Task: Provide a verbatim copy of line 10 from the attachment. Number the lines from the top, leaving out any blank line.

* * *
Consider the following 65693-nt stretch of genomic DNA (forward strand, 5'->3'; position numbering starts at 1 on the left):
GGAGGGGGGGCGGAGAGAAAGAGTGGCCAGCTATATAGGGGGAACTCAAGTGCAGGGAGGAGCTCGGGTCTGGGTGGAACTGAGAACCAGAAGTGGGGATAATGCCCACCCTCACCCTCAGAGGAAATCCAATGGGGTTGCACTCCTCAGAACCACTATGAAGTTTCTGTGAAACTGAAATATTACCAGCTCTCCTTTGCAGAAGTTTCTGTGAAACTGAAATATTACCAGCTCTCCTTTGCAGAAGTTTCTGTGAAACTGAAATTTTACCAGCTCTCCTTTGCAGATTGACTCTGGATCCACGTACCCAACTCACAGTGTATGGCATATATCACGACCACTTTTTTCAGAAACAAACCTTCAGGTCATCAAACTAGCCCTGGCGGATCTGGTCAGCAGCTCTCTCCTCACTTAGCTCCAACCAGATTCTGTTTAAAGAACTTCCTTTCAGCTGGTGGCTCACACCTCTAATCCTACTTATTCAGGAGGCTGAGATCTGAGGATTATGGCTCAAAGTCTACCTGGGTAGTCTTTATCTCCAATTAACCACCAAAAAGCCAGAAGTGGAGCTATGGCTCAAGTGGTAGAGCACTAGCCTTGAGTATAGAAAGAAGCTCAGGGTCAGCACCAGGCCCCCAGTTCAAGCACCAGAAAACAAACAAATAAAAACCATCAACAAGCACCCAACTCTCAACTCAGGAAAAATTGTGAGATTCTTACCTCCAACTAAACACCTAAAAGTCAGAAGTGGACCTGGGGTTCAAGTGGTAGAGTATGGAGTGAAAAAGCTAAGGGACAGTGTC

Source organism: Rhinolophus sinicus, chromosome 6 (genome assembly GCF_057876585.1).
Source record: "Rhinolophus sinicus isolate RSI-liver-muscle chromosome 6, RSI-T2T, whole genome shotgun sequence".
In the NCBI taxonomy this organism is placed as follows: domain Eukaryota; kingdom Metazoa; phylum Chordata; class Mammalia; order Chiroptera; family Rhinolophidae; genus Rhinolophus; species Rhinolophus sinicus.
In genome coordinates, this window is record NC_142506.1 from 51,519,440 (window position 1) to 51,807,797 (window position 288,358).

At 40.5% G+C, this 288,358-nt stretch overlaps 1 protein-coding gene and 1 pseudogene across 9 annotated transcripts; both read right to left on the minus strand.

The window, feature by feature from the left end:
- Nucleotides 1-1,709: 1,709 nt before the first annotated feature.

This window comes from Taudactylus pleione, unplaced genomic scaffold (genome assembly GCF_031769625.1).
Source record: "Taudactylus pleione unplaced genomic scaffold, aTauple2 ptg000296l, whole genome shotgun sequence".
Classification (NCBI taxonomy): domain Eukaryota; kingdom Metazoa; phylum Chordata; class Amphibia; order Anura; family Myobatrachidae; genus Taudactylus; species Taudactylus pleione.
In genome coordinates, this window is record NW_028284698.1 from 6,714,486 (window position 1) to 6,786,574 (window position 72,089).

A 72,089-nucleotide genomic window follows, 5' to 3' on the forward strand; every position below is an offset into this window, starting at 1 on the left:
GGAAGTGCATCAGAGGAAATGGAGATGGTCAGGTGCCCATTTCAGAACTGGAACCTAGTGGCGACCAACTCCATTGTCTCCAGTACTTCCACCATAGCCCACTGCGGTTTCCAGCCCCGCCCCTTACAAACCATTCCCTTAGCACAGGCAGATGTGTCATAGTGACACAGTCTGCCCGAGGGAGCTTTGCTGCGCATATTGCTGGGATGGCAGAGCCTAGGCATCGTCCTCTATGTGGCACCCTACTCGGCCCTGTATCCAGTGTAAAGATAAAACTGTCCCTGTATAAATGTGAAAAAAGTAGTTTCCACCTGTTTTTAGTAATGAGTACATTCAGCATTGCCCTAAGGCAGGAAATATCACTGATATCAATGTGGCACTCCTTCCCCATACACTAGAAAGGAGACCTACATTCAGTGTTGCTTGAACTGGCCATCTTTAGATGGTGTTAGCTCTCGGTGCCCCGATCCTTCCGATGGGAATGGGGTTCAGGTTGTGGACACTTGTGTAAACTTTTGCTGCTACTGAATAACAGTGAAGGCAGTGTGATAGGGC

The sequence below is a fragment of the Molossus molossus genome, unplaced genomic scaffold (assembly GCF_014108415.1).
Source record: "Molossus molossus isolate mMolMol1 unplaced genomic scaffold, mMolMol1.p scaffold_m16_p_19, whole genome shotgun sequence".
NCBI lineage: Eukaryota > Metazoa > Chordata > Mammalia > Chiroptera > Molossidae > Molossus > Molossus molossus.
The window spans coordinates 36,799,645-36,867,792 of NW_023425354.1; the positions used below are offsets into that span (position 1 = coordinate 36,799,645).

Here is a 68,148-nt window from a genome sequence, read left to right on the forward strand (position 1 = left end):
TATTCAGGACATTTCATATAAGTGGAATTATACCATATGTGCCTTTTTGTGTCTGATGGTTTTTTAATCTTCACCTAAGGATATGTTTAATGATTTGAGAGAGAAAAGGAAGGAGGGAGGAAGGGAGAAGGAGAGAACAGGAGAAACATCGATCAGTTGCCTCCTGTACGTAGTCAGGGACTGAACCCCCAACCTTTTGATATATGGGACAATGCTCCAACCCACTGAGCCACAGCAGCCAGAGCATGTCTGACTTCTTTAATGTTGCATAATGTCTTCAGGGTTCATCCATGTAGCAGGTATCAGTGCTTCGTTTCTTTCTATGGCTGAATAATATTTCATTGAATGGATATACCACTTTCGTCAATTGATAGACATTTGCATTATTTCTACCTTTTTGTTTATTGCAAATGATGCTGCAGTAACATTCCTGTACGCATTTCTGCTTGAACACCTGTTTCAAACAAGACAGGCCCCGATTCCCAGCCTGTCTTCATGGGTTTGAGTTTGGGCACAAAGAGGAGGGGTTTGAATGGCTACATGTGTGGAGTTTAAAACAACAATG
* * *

This window comes from Taudactylus pleione, unplaced genomic scaffold (genome assembly GCF_031769625.1).